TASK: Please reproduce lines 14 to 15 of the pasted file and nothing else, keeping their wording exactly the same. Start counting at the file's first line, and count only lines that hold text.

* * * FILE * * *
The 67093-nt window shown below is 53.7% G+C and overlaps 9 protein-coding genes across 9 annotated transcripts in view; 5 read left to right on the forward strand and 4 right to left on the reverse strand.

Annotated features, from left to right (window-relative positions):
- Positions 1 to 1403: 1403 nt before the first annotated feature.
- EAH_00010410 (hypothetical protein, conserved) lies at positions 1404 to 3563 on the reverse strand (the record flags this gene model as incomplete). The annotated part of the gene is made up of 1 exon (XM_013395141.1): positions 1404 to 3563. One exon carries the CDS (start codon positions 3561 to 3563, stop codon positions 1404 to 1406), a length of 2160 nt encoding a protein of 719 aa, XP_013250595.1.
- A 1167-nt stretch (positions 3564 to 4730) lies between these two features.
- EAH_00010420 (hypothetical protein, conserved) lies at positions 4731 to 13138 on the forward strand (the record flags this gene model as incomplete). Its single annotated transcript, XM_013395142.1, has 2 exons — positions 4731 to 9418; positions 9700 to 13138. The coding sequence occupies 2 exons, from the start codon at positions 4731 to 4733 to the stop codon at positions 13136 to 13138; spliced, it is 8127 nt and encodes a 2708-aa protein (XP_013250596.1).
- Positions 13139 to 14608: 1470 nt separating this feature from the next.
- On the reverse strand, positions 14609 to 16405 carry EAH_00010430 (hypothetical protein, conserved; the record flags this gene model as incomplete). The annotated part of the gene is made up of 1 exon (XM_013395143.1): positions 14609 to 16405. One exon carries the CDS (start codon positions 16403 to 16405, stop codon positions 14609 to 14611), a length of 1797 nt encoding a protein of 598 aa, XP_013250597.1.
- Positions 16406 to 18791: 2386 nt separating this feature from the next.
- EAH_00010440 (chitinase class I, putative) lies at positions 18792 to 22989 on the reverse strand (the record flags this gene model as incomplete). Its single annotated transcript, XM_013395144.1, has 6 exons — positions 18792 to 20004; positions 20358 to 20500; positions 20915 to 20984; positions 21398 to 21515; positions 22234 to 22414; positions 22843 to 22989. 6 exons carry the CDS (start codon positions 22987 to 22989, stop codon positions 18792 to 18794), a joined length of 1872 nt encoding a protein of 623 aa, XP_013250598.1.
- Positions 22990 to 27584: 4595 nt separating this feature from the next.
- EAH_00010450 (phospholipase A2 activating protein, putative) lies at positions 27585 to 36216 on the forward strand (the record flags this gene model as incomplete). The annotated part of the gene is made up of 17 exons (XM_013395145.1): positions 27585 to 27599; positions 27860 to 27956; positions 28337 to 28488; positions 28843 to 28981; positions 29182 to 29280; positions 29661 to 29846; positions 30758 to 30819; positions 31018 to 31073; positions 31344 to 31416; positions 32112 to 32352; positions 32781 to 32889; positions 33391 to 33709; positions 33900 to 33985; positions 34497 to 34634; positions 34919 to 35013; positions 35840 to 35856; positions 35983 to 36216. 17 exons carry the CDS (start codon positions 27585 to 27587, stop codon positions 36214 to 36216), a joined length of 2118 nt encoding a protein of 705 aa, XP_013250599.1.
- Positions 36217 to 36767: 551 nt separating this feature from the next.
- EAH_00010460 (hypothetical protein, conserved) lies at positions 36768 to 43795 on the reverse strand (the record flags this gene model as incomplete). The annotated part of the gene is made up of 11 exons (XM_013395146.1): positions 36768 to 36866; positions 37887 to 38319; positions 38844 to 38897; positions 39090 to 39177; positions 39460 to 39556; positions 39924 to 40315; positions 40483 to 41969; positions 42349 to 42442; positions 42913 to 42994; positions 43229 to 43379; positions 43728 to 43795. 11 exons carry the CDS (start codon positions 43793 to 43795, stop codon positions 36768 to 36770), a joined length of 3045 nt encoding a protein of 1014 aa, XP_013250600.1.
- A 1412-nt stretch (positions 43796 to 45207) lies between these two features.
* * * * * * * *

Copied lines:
- EAH_00010460 (hypothetical protein, conserved) lies at positions 36768 to 43795 on the reverse strand (the record flags this gene model as incomplete). The annotated part of the gene is made up of 11 exons (XM_013395146.1): positions 36768 to 36866; positions 37887 to 38319; positions 38844 to 38897; positions 39090 to 39177; positions 39460 to 39556; positions 39924 to 40315; positions 40483 to 41969; positions 42349 to 42442; positions 42913 to 42994; positions 43229 to 43379; positions 43728 to 43795. 11 exons carry the CDS (start codon positions 43793 to 43795, stop codon positions 36768 to 36770), a joined length of 3045 nt encoding a protein of 1014 aa, XP_013250600.1.
- A 1412-nt stretch (positions 43796 to 45207) lies between these two features.